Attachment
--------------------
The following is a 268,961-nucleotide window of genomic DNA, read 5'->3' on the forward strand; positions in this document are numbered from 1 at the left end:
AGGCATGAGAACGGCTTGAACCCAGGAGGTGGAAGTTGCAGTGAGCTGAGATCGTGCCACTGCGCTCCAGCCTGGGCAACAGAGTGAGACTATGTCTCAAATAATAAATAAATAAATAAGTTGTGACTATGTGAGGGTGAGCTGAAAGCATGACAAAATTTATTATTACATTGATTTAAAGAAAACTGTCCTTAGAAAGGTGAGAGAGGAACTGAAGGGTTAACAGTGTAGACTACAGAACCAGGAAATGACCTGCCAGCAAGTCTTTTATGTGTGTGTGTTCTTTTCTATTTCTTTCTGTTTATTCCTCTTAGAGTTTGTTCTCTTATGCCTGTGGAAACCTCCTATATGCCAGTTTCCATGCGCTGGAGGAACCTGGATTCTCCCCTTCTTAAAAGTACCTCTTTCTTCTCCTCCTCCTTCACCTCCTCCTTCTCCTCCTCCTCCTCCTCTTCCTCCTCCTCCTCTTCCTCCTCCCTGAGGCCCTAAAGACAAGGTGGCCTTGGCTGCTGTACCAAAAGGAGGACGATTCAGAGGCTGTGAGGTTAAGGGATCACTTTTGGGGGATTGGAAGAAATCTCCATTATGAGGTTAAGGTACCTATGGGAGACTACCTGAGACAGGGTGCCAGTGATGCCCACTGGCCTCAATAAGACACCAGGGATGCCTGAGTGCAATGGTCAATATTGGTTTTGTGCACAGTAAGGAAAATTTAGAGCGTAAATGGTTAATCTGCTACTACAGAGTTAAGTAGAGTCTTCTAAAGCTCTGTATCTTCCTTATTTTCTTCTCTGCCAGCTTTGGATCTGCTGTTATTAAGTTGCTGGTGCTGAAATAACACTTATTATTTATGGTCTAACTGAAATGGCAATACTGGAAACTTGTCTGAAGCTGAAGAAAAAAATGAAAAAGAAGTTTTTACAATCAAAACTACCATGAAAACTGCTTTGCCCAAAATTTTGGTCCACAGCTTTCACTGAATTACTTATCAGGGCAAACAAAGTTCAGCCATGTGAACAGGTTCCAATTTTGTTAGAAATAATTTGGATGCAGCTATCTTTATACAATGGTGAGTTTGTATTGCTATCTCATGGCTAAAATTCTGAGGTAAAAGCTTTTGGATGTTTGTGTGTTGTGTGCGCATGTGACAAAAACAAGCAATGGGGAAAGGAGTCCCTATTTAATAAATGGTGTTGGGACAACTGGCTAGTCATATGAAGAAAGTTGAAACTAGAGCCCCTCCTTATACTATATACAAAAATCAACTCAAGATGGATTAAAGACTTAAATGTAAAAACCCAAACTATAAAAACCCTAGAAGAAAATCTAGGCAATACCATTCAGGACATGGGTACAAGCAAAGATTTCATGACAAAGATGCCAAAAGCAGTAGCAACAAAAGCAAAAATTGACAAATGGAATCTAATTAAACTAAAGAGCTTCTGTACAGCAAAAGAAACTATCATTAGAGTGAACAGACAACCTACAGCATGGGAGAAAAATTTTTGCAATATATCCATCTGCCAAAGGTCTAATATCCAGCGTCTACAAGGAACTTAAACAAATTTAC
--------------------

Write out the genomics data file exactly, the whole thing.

The following is a 268,961-nucleotide window of genomic DNA, read 5'->3' on the forward strand; positions in this document are numbered from 1 at the left end:
AGGCATGAGAACGGCTTGAACCCAGGAGGTGGAAGTTGCAGTGAGCTGAGATCGTGCCACTGCGCTCCAGCCTGGGCAACAGAGTGAGACTATGTCTCAAATAATAAATAAATAAATAAGTTGTGACTATGTGAGGGTGAGCTGAAAGCATGACAAAATTTATTATTACATTGATTTAAAGAAAACTGTCCTTAGAAAGGTGAGAGAGGAACTGAAGGGTTAACAGTGTAGACTACAGAACCAGGAAATGACCTGCCAGCAAGTCTTTTATGTGTGTGTGTTCTTTTCTATTTCTTTCTGTTTATTCCTCTTAGAGTTTGTTCTCTTATGCCTGTGGAAACCTCCTATATGCCAGTTTCCATGCGCTGGAGGAACCTGGATTCTCCCCTTCTTAAAAGTACCTCTTTCTTCTCCTCCTCCTTCACCTCCTCCTTCTCCTCCTCCTCCTCCTCTTCCTCCTCCTCCTCTTCCTCCTCCCTGAGGCCCTAAAGACAAGGTGGCCTTGGCTGCTGTACCAAAAGGAGGACGATTCAGAGGCTGTGAGGTTAAGGGATCACTTTTGGGGGATTGGAAGAAATCTCCATTATGAGGTTAAGGTACCTATGGGAGACTACCTGAGACAGGGTGCCAGTGATGCCCACTGGCCTCAATAAGACACCAGGGATGCCTGAGTGCAATGGTCAATATTGGTTTTGTGCACAGTAAGGAAAATTTAGAGCGTAAATGGTTAATCTGCTACTACAGAGTTAAGTAGAGTCTTCTAAAGCTCTGTATCTTCCTTATTTTCTTCTCTGCCAGCTTTGGATCTGCTGTTATTAAGTTGCTGGTGCTGAAATAACACTTATTATTTATGGTCTAACTGAAATGGCAATACTGGAAACTTGTCTGAAGCTGAAGAAAAAAATGAAAAAGAAGTTTTTACAATCAAAACTACCATGAAAACTGCTTTGCCCAAAATTTTGGTCCACAGCTTTCACTGAATTACTTATCAGGGCAAACAAAGTTCAGCCATGTGAACAGGTTCCAATTTTGTTAGAAATAATTTGGATGCAGCTATCTTTATACAATGGTGAGTTTGTATTGCTATCTCATGGCTAAAATTCTGAGGTAAAAGCTTTTGGATGTTTGTGTGTTGTGTGCGCATGTGACAAAAACAAGCAATGGGGAAAGGAGTCCCTATTTAATAAATGGTGTTGGGACAACTGGCTAGTCATATGAAGAAAGTTGAAACTAGAGCCCCTCCTTATACTATATACAAAAATCAACTCAAGATGGATTAAAGACTTAAATGTAAAAACCCAAACTATAAAAACCCTAGAAGAAAATCTAGGCAATACCATTCAGGACATGGGTACAAGCAAAGATTTCATGACAAAGATGCCAAAAGCAGTAGCAACAAAAGCAAAAATTGACAAATGGAATCTAATTAAACTAAAGAGCTTCTGTACAGCAAAAGAAACTATCATTAGAGTGAACAGACAACCTACAGCATGGGAGAAAAATTTTTGCAATATATCCATCTGCCAAAGGTCTAATATCCAGCGTCTACAAGGAACTTAAACAAATTTAC